Back in the early days of what has become the advanced air mobility (AAM) boom, Dubai appeared a likely candidate for early adoption of new eVTOL (electric vertical takeoff and landing) aircraft for applications such as air taxi services. More recently, however, ambitious cities like Los Angeles, Singapore, Miami, and Paris seem to lead the race to embrace the new mode of air transportation, with eVTOL pioneers like Joby, Archer, Lilium, Volocopter, and Vertical Aerospace all promising initial commercial operations starting in 2024.
In 2017, Dubai’s Roads and Transportation Authority (RTA) seemed ahead of the game when it conducted air taxi demonstration flights with early prototypes of autonomous eVTOL models under development by Germany’s Volocopter and China’s EHang. At the time, the emirate’s government set an ambitious goal of making 25 percent of all local traffic, both on roads and in the air, self-driving.
This year has brought a flurry of significant orders for eVTOL aircraft to a mix of charter operators and scheduled airlines. However, none have so far originated in the Middle East region.
Nonetheless, the 2021 Dubai Airshow may provide some clues about whether the region is preparing to restart its plans for a future in an AAM sector now attracting new investments at markedly higher levels than mainstream air transport.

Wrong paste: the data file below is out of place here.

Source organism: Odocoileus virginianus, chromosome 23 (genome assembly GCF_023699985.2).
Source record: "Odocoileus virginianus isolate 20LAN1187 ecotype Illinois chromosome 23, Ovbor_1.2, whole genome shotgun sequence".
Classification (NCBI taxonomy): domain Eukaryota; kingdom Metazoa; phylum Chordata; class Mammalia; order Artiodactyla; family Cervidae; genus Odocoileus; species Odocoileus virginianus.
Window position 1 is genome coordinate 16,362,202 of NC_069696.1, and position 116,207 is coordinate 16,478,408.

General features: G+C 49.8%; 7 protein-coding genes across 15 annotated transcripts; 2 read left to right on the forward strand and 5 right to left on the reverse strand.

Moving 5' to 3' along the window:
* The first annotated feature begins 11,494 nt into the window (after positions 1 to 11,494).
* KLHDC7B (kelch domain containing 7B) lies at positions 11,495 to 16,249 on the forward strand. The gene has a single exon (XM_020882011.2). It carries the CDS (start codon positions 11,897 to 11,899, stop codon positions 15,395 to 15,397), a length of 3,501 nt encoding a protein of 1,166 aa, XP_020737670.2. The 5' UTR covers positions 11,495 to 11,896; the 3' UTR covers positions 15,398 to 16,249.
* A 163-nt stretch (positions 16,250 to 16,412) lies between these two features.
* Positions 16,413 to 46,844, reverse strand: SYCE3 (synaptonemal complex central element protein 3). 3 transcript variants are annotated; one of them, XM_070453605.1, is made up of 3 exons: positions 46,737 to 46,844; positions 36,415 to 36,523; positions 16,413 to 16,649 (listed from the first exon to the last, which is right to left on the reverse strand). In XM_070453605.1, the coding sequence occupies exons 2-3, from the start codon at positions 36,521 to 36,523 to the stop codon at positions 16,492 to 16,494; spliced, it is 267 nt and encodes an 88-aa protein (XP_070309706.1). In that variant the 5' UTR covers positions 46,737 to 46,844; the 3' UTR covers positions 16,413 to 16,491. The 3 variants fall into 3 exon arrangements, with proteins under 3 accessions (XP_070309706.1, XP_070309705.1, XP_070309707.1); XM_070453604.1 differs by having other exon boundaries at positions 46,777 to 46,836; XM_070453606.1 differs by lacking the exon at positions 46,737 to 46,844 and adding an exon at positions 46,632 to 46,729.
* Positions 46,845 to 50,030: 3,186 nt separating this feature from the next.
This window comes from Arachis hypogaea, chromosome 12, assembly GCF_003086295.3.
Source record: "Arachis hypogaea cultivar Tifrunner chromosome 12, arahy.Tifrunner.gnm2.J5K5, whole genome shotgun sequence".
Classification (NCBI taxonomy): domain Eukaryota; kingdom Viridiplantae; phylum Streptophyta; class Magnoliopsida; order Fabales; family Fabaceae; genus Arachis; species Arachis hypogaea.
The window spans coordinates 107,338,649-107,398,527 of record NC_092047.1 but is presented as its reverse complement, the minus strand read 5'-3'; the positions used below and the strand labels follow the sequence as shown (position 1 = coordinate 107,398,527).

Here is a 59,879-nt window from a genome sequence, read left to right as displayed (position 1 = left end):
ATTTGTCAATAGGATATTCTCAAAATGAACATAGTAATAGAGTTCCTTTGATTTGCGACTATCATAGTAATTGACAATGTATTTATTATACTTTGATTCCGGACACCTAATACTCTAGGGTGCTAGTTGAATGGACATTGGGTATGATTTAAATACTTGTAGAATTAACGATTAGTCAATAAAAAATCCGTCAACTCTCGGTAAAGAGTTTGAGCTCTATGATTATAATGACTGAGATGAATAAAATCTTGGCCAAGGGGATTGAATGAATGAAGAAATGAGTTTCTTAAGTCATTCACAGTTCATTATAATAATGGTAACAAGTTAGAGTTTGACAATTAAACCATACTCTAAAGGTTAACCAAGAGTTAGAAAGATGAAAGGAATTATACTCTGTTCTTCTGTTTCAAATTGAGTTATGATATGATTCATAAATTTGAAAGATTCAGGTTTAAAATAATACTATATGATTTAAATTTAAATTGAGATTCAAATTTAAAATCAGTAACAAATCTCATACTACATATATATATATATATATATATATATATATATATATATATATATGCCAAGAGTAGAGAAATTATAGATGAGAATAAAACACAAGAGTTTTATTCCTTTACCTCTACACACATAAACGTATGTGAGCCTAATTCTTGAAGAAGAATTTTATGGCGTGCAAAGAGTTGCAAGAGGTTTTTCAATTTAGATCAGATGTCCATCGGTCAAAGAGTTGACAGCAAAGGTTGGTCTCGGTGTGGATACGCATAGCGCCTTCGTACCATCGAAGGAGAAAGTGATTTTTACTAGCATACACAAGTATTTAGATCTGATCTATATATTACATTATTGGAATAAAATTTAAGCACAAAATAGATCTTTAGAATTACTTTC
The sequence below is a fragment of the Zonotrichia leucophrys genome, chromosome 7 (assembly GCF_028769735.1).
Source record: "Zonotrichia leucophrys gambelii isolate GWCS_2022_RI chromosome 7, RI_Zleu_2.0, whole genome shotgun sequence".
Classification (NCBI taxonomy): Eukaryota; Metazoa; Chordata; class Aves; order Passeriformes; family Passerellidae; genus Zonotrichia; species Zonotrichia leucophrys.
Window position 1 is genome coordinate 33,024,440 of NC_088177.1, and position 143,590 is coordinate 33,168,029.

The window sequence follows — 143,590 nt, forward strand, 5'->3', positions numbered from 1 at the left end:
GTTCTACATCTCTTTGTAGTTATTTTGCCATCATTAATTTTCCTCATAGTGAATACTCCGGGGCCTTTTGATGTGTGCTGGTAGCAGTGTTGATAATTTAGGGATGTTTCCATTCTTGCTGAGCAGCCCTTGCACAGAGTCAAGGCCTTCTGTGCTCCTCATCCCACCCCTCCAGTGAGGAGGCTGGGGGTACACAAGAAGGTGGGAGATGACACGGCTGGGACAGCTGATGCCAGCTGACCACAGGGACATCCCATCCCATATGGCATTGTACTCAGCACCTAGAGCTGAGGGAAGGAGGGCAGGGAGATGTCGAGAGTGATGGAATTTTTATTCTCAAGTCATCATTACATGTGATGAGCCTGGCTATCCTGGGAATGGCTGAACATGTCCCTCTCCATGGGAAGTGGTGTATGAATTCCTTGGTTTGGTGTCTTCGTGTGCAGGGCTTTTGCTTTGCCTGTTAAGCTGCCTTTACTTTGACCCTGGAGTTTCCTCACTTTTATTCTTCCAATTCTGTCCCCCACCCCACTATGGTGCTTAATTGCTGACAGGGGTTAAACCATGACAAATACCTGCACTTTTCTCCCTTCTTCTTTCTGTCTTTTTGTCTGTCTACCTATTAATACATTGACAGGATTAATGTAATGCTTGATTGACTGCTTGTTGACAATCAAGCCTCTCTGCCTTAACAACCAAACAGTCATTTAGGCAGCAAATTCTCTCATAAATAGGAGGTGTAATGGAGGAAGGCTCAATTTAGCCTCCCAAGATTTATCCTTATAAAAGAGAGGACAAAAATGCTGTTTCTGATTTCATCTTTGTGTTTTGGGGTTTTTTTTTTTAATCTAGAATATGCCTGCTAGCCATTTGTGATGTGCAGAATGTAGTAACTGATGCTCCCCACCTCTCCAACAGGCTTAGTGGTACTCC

The show’s Advanced Aerial Mobility conference on November 17 will explore the potential for what is also knowns as urban air mobility (UAM), including a presentation by Alexander Asseily, Lilium’s chief strategy officer. The German start-up, which recently completed an initial public offering on Wall Street, is developing a seven-seat model called the Lilium Jet.
With ducted fans in its wings, the project has already attracted multiple pre-orders and would offer a range of up to around 155 miles, making it suitable for connections such as Dubai to Abu Dhabi. Lilium says the size of the design can grow to accommodate up to around 16 seats.
"The Lilium Jet has the potential to make a big impact wherever it is deployed, with zero operating emissions," said Tassilo Wanner, vice president for global public and regulatory affairs. "Dubai is one of the world’s most exciting places to be. If Lilium Jet operations were established there, connectivity within and around Dubai could facilitate otherwise unachievable travel times. Dubai presents interesting route opportunities that could include the international airport, which handled almost 90 million passengers a year before the pandemic.”
Other conference sessions will include contributions from ground infrastructure specialist Skyports, Boeing, Dubai’s RTA, the UK Research and Innovation Agency, which is running the FutureFlight Challenge research and development program, Airbus’s UAM team, NASA, and the UAE’s Civil Aviation Authority.
Several exhibiting companies at this year's Dubai show are actively developing eVTOL aircraft. Unfortunately, none plan to demonstrate prototypes at the event, but may provide updates on their intentions and expectations for the AAM sector in this part of the world.